There’s something in the way that Zemeckis framed and filtered it all, through Forrest, that caused the film to embody the soul of America itself. Deeper still, people were drawn to Forrest’s innocence.

But more to the point, about this notion that Forrest was “bumbling”: yes, it’s the most obvious take, but I’d suggest that it’s actually a false premise. It presupposes that how Forrest perceives the world is limited, inadequate, problematic, or oblivious.

That view fundamentally misunderstands Forrest and, more broadly, people with lower intellects. That misunderstanding is rooted in our prejudice for chic intellecutal elitism. and the affirmation that virtue-signaling it brings.

Forrest Gump didn’t bumble. Rather, within his own unique sense of self that led to his own self-agency, he didn’t judge. On the contrary he honored people, his promises to them (whether spoken or relationally-implicit) and, at the most harrowing times, showed valor.

Intellect, urbanity, and worldliness are our contemporary idols, but they also make us condescending assholes. Being simple-minded, however, doesn’t. In fact, it nurtures just the opposite.

Forrest saw things and people as they were, right there, in the moment. Critics would argue, then, that he lacked a necessary discernment. That’s also false. Forrest does discern, but his perception is of a different sort. He never saw or factored in race, disability, or disease (or the evolving narratives we attach to them). He saw past resentment, hostility, and even personal rejection. It would never have dawned on him to require an ideological litmus test.

I’d contend, too, that his discernment is fundamentally more accurate because it’s based on actions and their effects, not biased parameters that can cause us to skew what’s actually happening or even compromise our convictions.

None of this turned Forrest a sucker, either. He became angry at times, even confrontational, but in moments when people (like Jenny) were being ridiculed, harmed, or were in danger, never because of some sociopolitical dogma.

Forrest’s so-called naiveté doesn’t lack moral clarity. It’s not ignorant. It displays wisdom, restraint, generosity, and grace, along with necessary action, but the kind that our current reasoning has contempt for.

Forrest may not be a smart man, as he confessed to Jenny, but he knows what love is. I suspect he does more than most.

That proves itself out, actually, when later in the film Forrest starts to run across the country, literally coast-to-coast, back-and-forth, seemingly without end. As he does he becomes a cultural icon, a Rorschach figure for an entire generation that’s disaffected and lost.  To them, Forrest must have somehow “figured it all out.”

He had, but not in the way they were wanting because they’re expecting philosophical answers to be concrete. Ultimately, those answers (or even scientifc ones) do not resolve the mysteries of life. Only experience, embarked on with humility and humanity, can begin to provide that.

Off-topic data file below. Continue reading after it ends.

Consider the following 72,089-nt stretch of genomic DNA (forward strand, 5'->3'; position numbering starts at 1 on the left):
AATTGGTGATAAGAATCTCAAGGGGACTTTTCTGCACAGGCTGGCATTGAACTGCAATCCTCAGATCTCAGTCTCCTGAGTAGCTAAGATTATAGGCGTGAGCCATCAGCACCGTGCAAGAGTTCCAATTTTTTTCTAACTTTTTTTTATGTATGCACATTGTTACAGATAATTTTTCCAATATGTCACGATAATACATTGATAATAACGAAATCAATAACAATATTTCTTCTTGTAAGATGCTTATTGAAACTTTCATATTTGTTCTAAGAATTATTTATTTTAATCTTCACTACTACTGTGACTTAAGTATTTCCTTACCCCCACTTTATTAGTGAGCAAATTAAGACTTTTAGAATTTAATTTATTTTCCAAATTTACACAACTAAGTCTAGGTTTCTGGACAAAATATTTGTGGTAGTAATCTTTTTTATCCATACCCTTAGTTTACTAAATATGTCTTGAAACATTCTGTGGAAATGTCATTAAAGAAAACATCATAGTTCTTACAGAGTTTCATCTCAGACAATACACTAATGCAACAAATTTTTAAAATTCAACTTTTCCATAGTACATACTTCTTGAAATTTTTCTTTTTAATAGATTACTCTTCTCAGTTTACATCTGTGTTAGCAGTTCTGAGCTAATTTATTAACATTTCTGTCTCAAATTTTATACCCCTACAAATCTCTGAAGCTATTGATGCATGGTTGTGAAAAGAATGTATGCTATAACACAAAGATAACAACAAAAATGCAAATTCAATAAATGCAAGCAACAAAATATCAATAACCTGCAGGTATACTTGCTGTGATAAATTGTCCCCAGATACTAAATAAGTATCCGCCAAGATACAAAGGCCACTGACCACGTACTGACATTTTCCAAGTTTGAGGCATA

One of Forrest Gump’s most enduring traits is how quotable it is, but the most popular sayings don’t necessarily capture the film’s essence or what, to my mind, actually makes it profound. But these two do:

  • “Mama always said dying was a part of life. I sure wish it wasn’t.”
  • “My mama always told me that miracles happen every day. Some people don’t think so, but they do.”

Those may not be the most famous quotes from the Forrest Gump repertoire but, from the first’s poignant despair to the second’s belief in something bigger, they beautifully sum up the film’s emotional and thematic scope. (The second also undercuts the notion that the film is subversively about “dumb luck” nihilism; that’s not what miracles are.)

The essence of those two feelings come together in the film’s recurring reunions. As Forrest travels the nation and the world, taking him from his Alabama small town, he’s also taken away from the most important people in his life: Jenny, Lt. Dan, and his mama.

But as his story unfolds across decades, it brings him back to these people, and they to him. These reunions (on the Washington Mall, in the Louisiana bayou, back home, and more) all pack a distinct power, becoming more emotional with each progressive one. They’re the kind of moments (along with other magical ones, like when young Forrest runs for the first time, which still gives me chills) that only the movies can give us.

The deep connection struck within those reunions tapped into something primal that we all hunger for, and that’s another reason why Forrest Gump became such a phenomenon. It came on the scene just as the age of irony was starting to peak. Sincerity was antiquated, cheesy, and laughable. It was completely uncool. Then came along Forrest Gump, with its unassuming, guileless hero who was anything but ironic, and that’s exactly what the nation’s soul needed. It’s what we desperately longed for.

It’s what our soul needs again. Forrest Gump can show us a different way than the destructive path that we’re on. It’s through how countercultural he is.

Forrest Gump isn’t woke. He’s pure. I’d rather be pure.

And that’s all I have to say about that.

2 thoughts on “FORREST GUMP at 25

  1. This is most emotionally charged review on your website I’ve read so far(I wanted to cry it was so powerful). Forrest has ALWAYS been a hero of mine(no irony or sarcasm intended) when it comes to fictional characters. Now I know why. Happy Anniversary Forrest!

    1. Very kind and generous words, thank you, Jason. Yeah, Forrest detractors see a movie that’s maudlin and manipulative, but I see one that’s exactly the opposite by actually challenging our conventional approach to the world, not pandering to it. (I may need to add that thought to the review. Thanks again!)